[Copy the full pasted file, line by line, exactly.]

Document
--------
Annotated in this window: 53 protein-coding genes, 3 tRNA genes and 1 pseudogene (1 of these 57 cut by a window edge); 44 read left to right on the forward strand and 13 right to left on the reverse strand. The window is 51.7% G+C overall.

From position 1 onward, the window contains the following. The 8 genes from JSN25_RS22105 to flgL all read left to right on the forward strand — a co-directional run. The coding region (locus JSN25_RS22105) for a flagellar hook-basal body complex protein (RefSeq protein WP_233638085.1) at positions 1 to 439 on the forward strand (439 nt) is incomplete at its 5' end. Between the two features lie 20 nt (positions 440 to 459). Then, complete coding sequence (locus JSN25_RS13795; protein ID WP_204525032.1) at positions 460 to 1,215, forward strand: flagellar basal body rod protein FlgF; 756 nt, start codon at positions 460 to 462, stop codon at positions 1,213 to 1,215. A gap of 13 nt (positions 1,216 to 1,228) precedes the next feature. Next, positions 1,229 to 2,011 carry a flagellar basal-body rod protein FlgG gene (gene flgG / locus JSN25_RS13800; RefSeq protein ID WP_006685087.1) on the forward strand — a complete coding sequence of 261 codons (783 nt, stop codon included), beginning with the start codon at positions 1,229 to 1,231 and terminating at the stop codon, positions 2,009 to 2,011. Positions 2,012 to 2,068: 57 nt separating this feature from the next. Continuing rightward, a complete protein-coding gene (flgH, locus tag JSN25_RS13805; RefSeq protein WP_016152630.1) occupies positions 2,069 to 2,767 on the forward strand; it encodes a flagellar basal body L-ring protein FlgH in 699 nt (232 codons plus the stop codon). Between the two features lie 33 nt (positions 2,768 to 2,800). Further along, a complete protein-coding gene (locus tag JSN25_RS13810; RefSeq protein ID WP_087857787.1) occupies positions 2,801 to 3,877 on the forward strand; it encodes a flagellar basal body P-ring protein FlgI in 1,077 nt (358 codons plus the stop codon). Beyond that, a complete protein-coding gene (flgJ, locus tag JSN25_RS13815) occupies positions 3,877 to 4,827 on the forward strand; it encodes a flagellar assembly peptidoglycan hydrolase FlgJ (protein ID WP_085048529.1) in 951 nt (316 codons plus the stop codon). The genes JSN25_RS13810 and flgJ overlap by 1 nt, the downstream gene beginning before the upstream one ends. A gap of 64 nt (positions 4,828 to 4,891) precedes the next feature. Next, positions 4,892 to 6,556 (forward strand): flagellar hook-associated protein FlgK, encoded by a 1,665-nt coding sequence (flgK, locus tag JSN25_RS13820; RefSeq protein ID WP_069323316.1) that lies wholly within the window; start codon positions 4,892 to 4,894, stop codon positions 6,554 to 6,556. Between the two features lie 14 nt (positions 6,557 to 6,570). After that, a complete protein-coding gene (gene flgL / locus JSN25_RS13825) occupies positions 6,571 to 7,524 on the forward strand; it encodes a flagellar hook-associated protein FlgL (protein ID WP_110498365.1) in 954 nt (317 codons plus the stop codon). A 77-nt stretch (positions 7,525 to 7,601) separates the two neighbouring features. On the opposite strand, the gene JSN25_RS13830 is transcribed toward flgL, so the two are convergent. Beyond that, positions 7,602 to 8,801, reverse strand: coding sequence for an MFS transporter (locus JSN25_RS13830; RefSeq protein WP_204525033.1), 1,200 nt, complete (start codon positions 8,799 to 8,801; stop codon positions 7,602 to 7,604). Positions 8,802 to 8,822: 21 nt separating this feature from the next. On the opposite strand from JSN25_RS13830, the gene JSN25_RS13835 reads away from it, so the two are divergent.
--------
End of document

Annotated in this window: 53 protein-coding genes, 3 tRNA genes and 1 pseudogene (1 of these 57 cut by a window edge); 44 read left to right on the forward strand and 13 right to left on the reverse strand. The window is 51.7% G+C overall.

From position 1 onward, the window contains the following. The 8 genes from JSN25_RS22105 to flgL all read left to right on the forward strand — a co-directional run. The coding region (locus JSN25_RS22105) for a flagellar hook-basal body complex protein (RefSeq protein WP_233638085.1) at positions 1 to 439 on the forward strand (439 nt) is incomplete at its 5' end. Between the two features lie 20 nt (positions 440 to 459). Then, complete coding sequence (locus JSN25_RS13795; protein ID WP_204525032.1) at positions 460 to 1,215, forward strand: flagellar basal body rod protein FlgF; 756 nt, start codon at positions 460 to 462, stop codon at positions 1,213 to 1,215. A gap of 13 nt (positions 1,216 to 1,228) precedes the next feature. Next, positions 1,229 to 2,011 carry a flagellar basal-body rod protein FlgG gene (gene flgG / locus JSN25_RS13800; RefSeq protein ID WP_006685087.1) on the forward strand — a complete coding sequence of 261 codons (783 nt, stop codon included), beginning with the start codon at positions 1,229 to 1,231 and terminating at the stop codon, positions 2,009 to 2,011. Positions 2,012 to 2,068: 57 nt separating this feature from the next. Continuing rightward, a complete protein-coding gene (flgH, locus tag JSN25_RS13805; RefSeq protein WP_016152630.1) occupies positions 2,069 to 2,767 on the forward strand; it encodes a flagellar basal body L-ring protein FlgH in 699 nt (232 codons plus the stop codon). Between the two features lie 33 nt (positions 2,768 to 2,800). Further along, a complete protein-coding gene (locus tag JSN25_RS13810; RefSeq protein ID WP_087857787.1) occupies positions 2,801 to 3,877 on the forward strand; it encodes a flagellar basal body P-ring protein FlgI in 1,077 nt (358 codons plus the stop codon). Beyond that, a complete protein-coding gene (flgJ, locus tag JSN25_RS13815) occupies positions 3,877 to 4,827 on the forward strand; it encodes a flagellar assembly peptidoglycan hydrolase FlgJ (protein ID WP_085048529.1) in 951 nt (316 codons plus the stop codon). The genes JSN25_RS13810 and flgJ overlap by 1 nt, the downstream gene beginning before the upstream one ends. A gap of 64 nt (positions 4,828 to 4,891) precedes the next feature. Next, positions 4,892 to 6,556 (forward strand): flagellar hook-associated protein FlgK, encoded by a 1,665-nt coding sequence (flgK, locus tag JSN25_RS13820; RefSeq protein ID WP_069323316.1) that lies wholly within the window; start codon positions 4,892 to 4,894, stop codon positions 6,554 to 6,556. Between the two features lie 14 nt (positions 6,557 to 6,570). After that, a complete protein-coding gene (gene flgL / locus JSN25_RS13825) occupies positions 6,571 to 7,524 on the forward strand; it encodes a flagellar hook-associated protein FlgL (protein ID WP_110498365.1) in 954 nt (317 codons plus the stop codon). A 77-nt stretch (positions 7,525 to 7,601) separates the two neighbouring features. On the opposite strand, the gene JSN25_RS13830 is transcribed toward flgL, so the two are convergent. Beyond that, positions 7,602 to 8,801, reverse strand: coding sequence for an MFS transporter (locus JSN25_RS13830; RefSeq protein WP_204525033.1), 1,200 nt, complete (start codon positions 8,799 to 8,801; stop codon positions 7,602 to 7,604). Positions 8,802 to 8,822: 21 nt separating this feature from the next. On the opposite strand from JSN25_RS13830, the gene JSN25_RS13835 reads away from it, so the two are divergent.